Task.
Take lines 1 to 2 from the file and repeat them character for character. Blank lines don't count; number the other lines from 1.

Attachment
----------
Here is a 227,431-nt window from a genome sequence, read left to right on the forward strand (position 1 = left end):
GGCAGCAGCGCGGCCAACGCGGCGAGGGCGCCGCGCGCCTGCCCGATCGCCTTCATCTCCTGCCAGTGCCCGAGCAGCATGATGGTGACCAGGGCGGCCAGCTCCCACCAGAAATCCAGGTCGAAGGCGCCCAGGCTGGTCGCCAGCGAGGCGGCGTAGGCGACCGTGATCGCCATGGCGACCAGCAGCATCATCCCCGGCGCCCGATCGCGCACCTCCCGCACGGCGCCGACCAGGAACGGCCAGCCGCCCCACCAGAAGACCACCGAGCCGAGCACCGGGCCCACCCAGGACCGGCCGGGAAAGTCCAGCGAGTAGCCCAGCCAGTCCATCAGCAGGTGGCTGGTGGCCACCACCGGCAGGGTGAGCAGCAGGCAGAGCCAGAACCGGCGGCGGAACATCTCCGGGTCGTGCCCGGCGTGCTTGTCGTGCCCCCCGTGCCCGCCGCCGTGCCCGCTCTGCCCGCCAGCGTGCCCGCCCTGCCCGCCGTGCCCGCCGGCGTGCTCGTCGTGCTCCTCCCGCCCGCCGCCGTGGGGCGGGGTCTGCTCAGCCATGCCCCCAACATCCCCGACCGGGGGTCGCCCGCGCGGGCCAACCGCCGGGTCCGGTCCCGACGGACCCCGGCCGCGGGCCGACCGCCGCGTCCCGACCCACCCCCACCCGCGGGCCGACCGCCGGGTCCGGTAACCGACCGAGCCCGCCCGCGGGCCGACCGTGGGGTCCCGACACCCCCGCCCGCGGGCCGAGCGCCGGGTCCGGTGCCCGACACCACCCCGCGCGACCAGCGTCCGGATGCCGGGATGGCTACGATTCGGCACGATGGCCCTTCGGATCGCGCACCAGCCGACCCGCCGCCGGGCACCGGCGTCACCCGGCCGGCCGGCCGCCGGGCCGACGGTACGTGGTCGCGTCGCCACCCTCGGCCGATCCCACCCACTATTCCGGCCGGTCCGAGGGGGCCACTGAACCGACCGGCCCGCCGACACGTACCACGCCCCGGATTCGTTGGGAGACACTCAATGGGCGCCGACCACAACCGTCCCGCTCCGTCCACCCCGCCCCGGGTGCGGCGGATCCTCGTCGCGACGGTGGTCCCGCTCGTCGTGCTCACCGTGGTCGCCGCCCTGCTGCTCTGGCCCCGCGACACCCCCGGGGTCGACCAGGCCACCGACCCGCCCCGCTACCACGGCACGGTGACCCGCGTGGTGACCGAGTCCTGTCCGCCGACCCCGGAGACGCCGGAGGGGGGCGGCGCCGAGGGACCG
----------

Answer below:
Here is a 227,431-nt window from a genome sequence, read left to right on the forward strand (position 1 = left end):
GGCAGCAGCGCGGCCAACGCGGCGAGGGCGCCGCGCGCCTGCCCGATCGCCTTCATCTCCTGCCAGTGCCCGAGCAGCATGATGGTGACCAGGGCGGCCAGCTCCCACCAGAAATCCAGGTCGAAGGCGCCCAGGCTGGTCGCCAGCGAGGCGGCGTAGGCGACCGTGATCGCCATGGCGACCAGCAGCATCATCCCCGGCGCCCGATCGCGCACCTCCCGCACGGCGCCGACCAGGAACGGCCAGCCGCCCCACCAGAAGACCACCGAGCCGAGCACCGGGCCCACCCAGGACCGGCCGGGAAAGTCCAGCGAGTAGCCCAGCCAGTCCATCAGCAGGTGGCTGGTGGCCACCACCGGCAGGGTGAGCAGCAGGCAGAGCCAGAACCGGCGGCGGAACATCTCCGGGTCGTGCCCGGCGTGCTTGTCGTGCCCCCCGTGCCCGCCGCCGTGCCCGCTCTGCCCGCCAGCGTGCCCGCCCTGCCCGCCGTGCCCGCCGGCGTGCTCGTCGTGCTCCTCCCGCCCGCCGCCGTGGGGCGGGGTCTGCTCAGCCATGCCCCCAACATCCCCGACCGGGGGTCGCCCGCGCGGGCCAACCGCCGGGTCCGGTCCCGACGGACCCCGGCCGCGGGCCGACCGCCGCGTCCCGACCCACCCCCACCCGCGGGCCGACCGCCGGGTCCGGTAACCGACCGAGCCCGCCCGCGGGCCGACCGTGGGGTCCCGACACCCCCGCCCGCGGGCCGAGCGCCGGGTCCGGTGCCCGACACCACCCCGCGCGACCAGCGTCCGGATGCCGGGATGGCTACGATTCGGCACGATGGCCCTTCGGATCGCGCACCAGCCGACCCGCCGCCGGGCACCGGCGTCACCCGGCCGGCCGGCCGCCGGGCCGACGGTACGTGGTCGCGTCGCCACCCTCGGCCGATCCCACCCACTATTCCGGCCGGTCCGAGGGGGCCACTGAACCGACCGGCCCGCCGACACGTACCACGCCCCGGATTCGTTGGGAGACACTCAATGGGCGCCGACCACAACCGTCCCGCTCCGTCCACCCCGCCCCGGGTGCGGCGGATCCTCGTCGCGACGGTGGTCCCGCTCGTCGTGCTCACCGTGGTCGCCGCCCTGCTGCTCTGGCCCCGCGACACCCCCGGGGTCGACCAGGCCACCGACCCGCCCCGCTACCACGGCACGGTGACCCGCGTGGTGACCGAGTCCTGTCCGCCGACCCCGGAGACGCCGGAGGGGGGCGGCGCCGAGGGACCG